by Matt Clarke
On October 1, 2021, the New Mexico Corrections Department (NMCD) and the private operator of one of its prisons, the GEO Group, agreed to pay $316,673.53 to settle a lawsuit brought by a prisoner stabbed and severely injured by another prisoner at a GEO-operated state prison that was allegedly seriously understaffed in Clayton, New Mexico.
The prisoner, Dominick Michael Smith, 39, was incarcerated at the Northeast New Mexico Detention Facility on October 19, 2019, when a fellow prisoner reported that his cellmate, Michael Maes, 37, was being stabbed by another prisoner, Orlando Torrez, 35. Upon exiting the cell, Maes’ cellmate had pushed the “panic button” used to inform staff of a serious situation requiring immediate intervention, but he received no response.
Smith then exited his cell and pushed the panic button, but again no response was forthcoming. So he made his way to Maes’ cell, where a group of prisoners had gathered to watch the stabbing in progress. Smith managed to force his way into the cell, positioning himself between Torrez and Maes. Torrez then turned on Smith, stabbing him in the neck and hands. They struggled, and Smith managed to disentangle himself and run for help.
Smith was unable to get a guard’s attention until he pounded on the pod door and smeared its window with blood from his hands. His request to go to medical for treatment was denied for lack of guard staff to escort him. Later, he was taken to medical, and Maes was retrieved from his cell. Both were then transported to a hospital, where Smith was treated and Maes was pronounced dead.
With the assistance of Albuquerque attorney Francis Crockett Carpenter, Smith filed a federal civil rights action under 42 U.S.C. § 1983 against NMCD, GEO Group, and several prison staffers, accusing them of failure to protect him, in violation of his Eighth Amendment rights and various state tort laws.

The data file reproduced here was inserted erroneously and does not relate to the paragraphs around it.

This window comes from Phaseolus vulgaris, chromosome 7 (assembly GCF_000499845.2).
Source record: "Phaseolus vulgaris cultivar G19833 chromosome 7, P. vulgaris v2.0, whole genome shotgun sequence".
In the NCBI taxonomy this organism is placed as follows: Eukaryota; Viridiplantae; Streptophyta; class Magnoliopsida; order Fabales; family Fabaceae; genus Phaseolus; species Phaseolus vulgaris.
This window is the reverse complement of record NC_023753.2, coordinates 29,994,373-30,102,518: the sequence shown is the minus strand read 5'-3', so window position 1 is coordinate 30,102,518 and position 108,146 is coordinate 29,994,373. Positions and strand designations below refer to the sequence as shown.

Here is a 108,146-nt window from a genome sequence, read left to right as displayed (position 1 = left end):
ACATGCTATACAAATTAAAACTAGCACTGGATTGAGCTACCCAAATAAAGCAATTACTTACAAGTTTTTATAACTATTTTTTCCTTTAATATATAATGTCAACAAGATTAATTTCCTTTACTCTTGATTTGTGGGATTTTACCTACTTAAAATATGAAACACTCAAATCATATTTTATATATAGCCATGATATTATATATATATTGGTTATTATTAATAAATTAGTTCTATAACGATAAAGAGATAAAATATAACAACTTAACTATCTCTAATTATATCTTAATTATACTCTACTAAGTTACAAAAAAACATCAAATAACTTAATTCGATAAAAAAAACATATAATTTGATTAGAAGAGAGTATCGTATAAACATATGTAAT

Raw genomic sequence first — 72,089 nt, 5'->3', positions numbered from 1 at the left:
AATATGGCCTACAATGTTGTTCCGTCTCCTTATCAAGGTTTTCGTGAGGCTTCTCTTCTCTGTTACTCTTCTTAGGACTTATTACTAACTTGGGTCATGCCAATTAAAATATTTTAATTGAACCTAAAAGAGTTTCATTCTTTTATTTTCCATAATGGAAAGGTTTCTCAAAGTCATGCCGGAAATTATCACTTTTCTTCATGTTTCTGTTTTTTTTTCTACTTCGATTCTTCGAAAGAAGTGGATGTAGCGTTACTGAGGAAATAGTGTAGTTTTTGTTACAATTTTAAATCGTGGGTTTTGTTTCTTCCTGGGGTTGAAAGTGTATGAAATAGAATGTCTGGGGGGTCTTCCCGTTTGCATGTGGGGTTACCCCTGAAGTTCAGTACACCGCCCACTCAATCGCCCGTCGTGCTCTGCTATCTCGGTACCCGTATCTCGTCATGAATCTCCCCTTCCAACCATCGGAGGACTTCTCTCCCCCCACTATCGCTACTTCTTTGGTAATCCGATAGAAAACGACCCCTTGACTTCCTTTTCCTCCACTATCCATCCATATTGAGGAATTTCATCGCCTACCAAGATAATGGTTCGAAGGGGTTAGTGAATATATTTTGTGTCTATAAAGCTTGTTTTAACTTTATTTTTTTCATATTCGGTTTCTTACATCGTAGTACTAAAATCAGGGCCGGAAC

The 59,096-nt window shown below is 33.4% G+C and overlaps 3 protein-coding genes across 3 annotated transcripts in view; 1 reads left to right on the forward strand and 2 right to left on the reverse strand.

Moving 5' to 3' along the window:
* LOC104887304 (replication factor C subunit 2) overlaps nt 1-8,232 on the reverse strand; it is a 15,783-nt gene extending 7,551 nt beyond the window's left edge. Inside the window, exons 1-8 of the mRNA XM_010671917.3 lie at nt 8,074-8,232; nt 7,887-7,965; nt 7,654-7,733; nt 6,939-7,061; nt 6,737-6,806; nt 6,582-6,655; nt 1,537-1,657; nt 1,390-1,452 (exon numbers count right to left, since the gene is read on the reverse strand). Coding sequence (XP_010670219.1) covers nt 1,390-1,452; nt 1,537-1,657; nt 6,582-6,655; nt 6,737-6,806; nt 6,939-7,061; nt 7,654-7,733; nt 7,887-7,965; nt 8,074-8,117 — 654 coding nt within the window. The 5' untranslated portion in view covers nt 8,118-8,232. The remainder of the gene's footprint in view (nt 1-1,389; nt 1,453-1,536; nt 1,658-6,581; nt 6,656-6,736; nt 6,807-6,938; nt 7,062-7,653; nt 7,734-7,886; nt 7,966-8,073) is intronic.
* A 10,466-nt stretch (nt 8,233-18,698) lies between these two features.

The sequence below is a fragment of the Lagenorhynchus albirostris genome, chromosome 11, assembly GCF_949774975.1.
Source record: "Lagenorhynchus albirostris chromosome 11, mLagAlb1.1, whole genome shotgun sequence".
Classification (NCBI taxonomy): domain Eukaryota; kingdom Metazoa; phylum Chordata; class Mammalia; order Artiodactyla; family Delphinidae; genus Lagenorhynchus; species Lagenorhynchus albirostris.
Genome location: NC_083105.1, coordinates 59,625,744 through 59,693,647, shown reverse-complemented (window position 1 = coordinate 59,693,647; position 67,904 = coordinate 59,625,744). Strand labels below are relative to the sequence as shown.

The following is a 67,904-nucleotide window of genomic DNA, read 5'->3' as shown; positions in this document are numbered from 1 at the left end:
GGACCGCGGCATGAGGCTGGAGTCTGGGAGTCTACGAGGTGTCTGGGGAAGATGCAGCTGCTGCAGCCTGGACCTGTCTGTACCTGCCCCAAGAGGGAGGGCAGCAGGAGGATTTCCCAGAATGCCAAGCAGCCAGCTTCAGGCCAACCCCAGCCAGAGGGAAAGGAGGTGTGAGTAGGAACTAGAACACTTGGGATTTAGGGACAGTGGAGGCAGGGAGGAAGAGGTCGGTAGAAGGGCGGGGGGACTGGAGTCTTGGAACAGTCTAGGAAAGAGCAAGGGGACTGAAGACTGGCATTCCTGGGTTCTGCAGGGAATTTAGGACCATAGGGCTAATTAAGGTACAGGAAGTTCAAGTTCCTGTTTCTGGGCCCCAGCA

The lawsuit alleged the prison was chronically understaffed, making it unsafe for prisoners and staff, and that NMCD knew about the understaffing but failed to force to GEO correct it. Specifically, it alleged that only 22 guards were working at the 625-bed medium-security prison in October 2019, instead of the required and authorized 95, and only 15 were at work at the time of the stabbing. NMCD eventually took over operation of the the prison because of the staffing issues it was having with GEO in charge.
The lawsuit further claimed Torrez was serving a 998.7-year sentence and had a history of attacking other prisoners, so he should not have been housed in an unsecure unit. It also specifically alleged that an NMCD investigative unit monitored a phone call by Torrez two weeks prior to the stabbing in which he discussed possible assaults and even killing another prisoner, but the agency did nothing to prevent him from acting out those threats.
Surveillance camera recordings captured the group of prisoners outside of Maes’s cell and showed Torrez entering it, followed later by Smith. Video then showed the two men struggling as they stepped outside the cell, where Torrez stabbed Smith. Smith’s attorney described her client as “a stand-up guy” and a “hero,” who had selflessly gone into harm’s way to save another person.
Meanwhile Torrez was charged with first-degree murder for killing Maes and possession of the homemade knife used in the attack. But the state dismissed the charges in November 2020.
The settlement included $70,499.08 paid to Smith’s attorney by NMCD, the state and its Risk Management Department, which also paid another $104,590.02 to fund periodic payments to Plaintiff. Together with $212,172.61 paid by GEO Group, the total for Plaintiff was $316,673.53. See: Smith v. New Mexico Corrections Department, USDC (D. N.M.), Case No. 2:21-cv-00187.
Additional source: Albuquerque Journal
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